Ignoring Tax Considerations

Choosing the wrong retirement accounts can lead to unnecessary, and potentially unforeseen, tax burdens. For example, traditional IRAs offer tax-deferred contributions, but withdrawals are taxed as income. On the flip side, Roth IRAs offer tax-free withdrawals but contributions are made with after-tax dollars. These are the nuanced differences to understand between your accounts.

Some retirees are surprised to learn that a portion of your Social Security may be taxable depending on your income. (To see if your Social Security benefits will be taxed, use the SSA's benefit calculator to estimate your combined income and compare it to the filing-specific base amount.) 

You also don’t want to miss out on incentive opportunities like employer matching contributions and tax deductions for retirement savings. 

Understanding your account options is crucial. Research and choose retirement accounts based on your tax situation. You may want to look to maximize tax advantages, like tax-deferred contributions or tax-free withdrawals, depending on your needs. It never hurts to consult a reputable tax advisor or financial planner to understand how taxes will impact your specific retirement income sources.

Over Reliance on Social Security 

Social Security will provide some monthly income in your retirement. The average Social Security retirement benefit is $1,907, which is helpful, but considering inflation, unlikely to cover all your expenses. The Social Security trust fund also faces uncertainties and future benefit cuts are a possibility so over reliance may cause financial strain or delayed retirement.

Build a balanced plan by diversifying your income. This may look like supplementing Social Security with retirement accounts, pensions, part-time work, or investment returns from a diversified portfolio. If you estimate your retirement needs, along with healthcare, inflation, and long-term care, you can determine how much to supplement with Social Security.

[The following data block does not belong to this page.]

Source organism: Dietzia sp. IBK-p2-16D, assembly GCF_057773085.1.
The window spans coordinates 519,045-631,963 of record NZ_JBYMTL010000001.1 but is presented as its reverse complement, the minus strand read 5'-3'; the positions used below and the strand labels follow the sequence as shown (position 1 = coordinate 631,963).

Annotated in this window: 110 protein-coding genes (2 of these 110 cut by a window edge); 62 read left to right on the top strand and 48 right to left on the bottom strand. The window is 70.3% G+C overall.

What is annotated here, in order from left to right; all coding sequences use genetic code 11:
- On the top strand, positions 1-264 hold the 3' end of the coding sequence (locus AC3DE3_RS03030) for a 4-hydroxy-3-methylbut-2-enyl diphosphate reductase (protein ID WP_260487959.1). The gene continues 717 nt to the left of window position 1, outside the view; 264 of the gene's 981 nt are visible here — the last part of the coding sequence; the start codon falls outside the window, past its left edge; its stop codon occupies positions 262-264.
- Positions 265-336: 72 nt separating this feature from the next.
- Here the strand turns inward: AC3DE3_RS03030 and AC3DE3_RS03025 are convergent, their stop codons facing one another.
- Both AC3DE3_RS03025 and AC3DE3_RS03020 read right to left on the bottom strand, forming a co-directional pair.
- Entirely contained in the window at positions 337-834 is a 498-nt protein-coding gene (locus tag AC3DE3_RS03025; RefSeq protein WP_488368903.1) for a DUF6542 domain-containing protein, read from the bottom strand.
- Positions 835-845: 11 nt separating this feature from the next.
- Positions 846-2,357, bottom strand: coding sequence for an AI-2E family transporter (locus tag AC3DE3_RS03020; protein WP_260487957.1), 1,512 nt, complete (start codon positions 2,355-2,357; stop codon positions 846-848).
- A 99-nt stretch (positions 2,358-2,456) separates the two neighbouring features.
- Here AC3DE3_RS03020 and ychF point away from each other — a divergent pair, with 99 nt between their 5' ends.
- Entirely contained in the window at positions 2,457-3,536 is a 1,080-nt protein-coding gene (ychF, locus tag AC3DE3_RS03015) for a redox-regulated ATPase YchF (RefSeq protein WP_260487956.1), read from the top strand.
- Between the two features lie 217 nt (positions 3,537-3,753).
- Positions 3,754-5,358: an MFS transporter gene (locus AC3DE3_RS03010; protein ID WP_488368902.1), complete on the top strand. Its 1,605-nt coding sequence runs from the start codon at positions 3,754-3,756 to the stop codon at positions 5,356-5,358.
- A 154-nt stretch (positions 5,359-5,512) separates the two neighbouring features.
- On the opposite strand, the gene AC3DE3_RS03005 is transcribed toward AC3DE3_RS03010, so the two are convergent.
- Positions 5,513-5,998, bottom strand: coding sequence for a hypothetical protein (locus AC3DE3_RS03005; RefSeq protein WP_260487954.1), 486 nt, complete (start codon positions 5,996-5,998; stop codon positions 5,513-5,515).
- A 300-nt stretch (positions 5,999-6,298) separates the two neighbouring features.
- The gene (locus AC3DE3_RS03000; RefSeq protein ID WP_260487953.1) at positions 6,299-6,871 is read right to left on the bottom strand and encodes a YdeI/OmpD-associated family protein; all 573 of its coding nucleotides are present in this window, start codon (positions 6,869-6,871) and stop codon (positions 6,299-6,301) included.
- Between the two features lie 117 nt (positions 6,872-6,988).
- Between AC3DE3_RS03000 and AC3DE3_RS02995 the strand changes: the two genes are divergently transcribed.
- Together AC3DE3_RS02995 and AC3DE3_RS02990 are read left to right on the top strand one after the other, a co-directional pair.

Neglecting Estate Planning

Without a will or trust, your hard-earned assets might be distributed according to state law, potentially leading to family conflict and delays for your loved ones. Probate—the process of distributing assets without a will—is costly and time-consuming. It delays access for your loved ones when they might need it most. And if you become incapacitated for some reason, neglecting estate planning leaves your finances and healthcare decisions in limbo, creating stress for your loved ones during an already stressful time.

Schedule a meeting with an estate planning attorney you trust and make this a priority alongside your retirement savings. Regularly review and update your plan to keep your wishes up to date and help educate their loved ones on what to do with their inheritance responsibly. 

How to Plan for Retirement

They’re called your “golden years” for a reason. It’s time to relax, reflect, and enjoy the reward of the hard work you put in during your career. Retirement may seem daunting but it doesn’t have to be. Actionable steps to plan your retirement will make your life much easier when it finally comes time to kick back.

The best part is, you don’t have to go at it alone. Schedule an appointment with a trusted retirement advisor to craft a plan based on your retirement goals. You're building your financial future so take pride in being a part of the planning process.

Interested in learning more about retirement planning? Consider attending one of our retirement seminars or webinars, hosted by experienced financial advisors who can assist with all your retirement planning needs.